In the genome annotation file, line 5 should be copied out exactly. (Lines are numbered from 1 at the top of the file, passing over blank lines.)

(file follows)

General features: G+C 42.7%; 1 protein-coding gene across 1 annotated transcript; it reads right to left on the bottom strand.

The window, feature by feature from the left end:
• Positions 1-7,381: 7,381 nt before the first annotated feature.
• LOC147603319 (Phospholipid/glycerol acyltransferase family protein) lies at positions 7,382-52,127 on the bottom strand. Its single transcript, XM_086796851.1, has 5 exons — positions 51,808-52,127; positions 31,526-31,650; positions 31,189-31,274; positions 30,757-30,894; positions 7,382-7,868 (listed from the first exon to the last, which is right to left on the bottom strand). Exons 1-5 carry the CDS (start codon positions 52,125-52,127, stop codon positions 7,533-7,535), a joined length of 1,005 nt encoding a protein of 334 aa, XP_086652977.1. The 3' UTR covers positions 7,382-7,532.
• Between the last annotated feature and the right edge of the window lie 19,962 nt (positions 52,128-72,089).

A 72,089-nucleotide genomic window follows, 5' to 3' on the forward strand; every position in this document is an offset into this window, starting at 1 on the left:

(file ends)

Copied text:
• Between the last annotated feature and the right edge of the window lie 19,962 nt (positions 52,128-72,089).